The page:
Selig is asked to set compensation
The Chicago Cubs promised the Red Sox compensation in return for allowing general manager Theo Epstein to break his contract and become their president of baseball operations. Three months later, they finally may pay that debt.
The teams have asked commissioner Bud Selig to intercede in the stalled negotiations and determine what price the Cubs will pay for Epstein. MLB spokesman Pat Courtney confirmed that Selig was involved but offered no details as to his timetable.
Red Sox general manager Ben Cherington said he could not comment on the matter. According to the Chicago Sun-Times, Red Sox president Larry Lucchino sought Selig’s involvement. Lucchino has said for months that Cubs owner Tom Ricketts agreed to part with “significant’’ compensation for Epstein, who had a year remaining on his contract.
The Red Sox allowed Epstein to resign Oct. 21 and join the Cubs without that compensation being decided. Once Epstein was freed from Fenway Park, the Red Sox lost their leverage and the talks broke down. Selig then gave the teams a Nov. 1 deadline to settle the matter before he stepped in. That deadline came and went without the commissioner stepping in.
Epstein, in the unusual position of determining his own worth, met with Cherington at the GM meetings in Milwaukee in November and again at the Winter Meetings in Dallas in December, with no progress made.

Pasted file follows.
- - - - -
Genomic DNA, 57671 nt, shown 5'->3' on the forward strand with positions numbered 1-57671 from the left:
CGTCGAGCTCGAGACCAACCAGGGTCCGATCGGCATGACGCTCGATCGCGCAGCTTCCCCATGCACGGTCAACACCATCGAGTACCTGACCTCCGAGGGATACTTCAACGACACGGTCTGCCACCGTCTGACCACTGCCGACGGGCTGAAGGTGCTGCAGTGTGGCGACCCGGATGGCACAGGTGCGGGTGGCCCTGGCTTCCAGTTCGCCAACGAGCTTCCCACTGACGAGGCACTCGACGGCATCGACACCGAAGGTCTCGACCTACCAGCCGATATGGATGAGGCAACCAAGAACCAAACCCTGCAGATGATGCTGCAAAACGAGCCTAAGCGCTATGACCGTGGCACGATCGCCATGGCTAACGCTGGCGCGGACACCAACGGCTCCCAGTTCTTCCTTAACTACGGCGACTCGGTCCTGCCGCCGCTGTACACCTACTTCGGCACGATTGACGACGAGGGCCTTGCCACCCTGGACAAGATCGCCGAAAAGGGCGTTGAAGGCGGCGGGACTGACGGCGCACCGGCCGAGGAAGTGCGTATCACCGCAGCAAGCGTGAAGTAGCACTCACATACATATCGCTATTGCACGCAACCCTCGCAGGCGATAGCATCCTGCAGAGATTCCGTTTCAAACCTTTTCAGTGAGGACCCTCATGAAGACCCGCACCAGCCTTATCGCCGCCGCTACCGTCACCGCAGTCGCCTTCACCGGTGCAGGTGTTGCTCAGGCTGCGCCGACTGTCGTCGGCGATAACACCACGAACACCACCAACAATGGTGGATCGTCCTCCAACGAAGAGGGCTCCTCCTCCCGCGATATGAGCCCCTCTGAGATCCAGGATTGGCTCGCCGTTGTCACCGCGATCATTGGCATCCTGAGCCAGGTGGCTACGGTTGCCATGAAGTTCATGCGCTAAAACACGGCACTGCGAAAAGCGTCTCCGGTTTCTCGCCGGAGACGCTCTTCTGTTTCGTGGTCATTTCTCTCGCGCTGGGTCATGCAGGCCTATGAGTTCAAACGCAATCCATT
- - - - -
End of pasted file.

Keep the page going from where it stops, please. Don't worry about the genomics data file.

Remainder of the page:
Last week, during an appearance on WEEI, Epstein said there was no precedent for “major compensation’’ for an executive.
“I think normally Ben and I could work it out, but there’s just a little bit of a different perspective,’’ said Epstein. “The expectations were different at the time.
“We’re trying to figure something out that makes the Red Sox happy but also fits with a century of baseball precedent. I can honestly say this one has been turned over and discussed in the media a lot more than it has between the clubs.
“Ben and I have had five conversations on it in the last few months. We’ve gotten close but we haven’t gotten it done. Maybe we’ll need some help to get it done. I want both sides to be happy if possible.’’
The Cubs gave Minnesota a Triple A pitching prospect (Hector Trinidad, who never made the majors) in return for hiring GM Andy MacPhail in 1994. But in September, the Marlins sent the White Sox two well-regarded prospects in return for manager Ozzie Guillen.
Epstein was in Boston over the weekend for his annual “Hot Stove Cool Music’’ benefit concert. Cherington joined him on stage at the Paradise Rock Club at one point.
Epstein has another event for his charitable foundation, a round-table discussion, scheduled for Jan. 30 at Fenway Park. Cherington and Sox manager Bobby Valentine are among the scheduled participants.
Clock is ticking
The Red Sox have roughly two weeks before the onset of arbitration hearings for unsigned players. Righthanders Alfredo Aceves, Andrew Bailey, and Daniel Bard remain unsigned, along with DH David Ortiz. The players, at worst, will receive one-year deals at a salary determined by a neutral panel. The sides can negotiate right up until the start of a hearing. The Red Sox are reasonably close with Aceves, Bailey, and Bard. But Ortiz is seeking $16.5 million through arbitration with the team offering $12.65 million . . . The 73d Boston Baseball Writers Dinner is tonight at the Westin Copley Place Hotel. Award recipients include Jacoby Ellsbury, Aceves, Dustin Pedroia, Jarrod Saltalamacchia, and Ryan Lavarnway . . . Orlando Cabrera, who helped the Sox to the 2004 World Series title, told a radio station in his native Colombia he was retiring. Cabrera, 37, played for nine teams over 15 seasons.
Peter Abraham can be reached at email@example.com.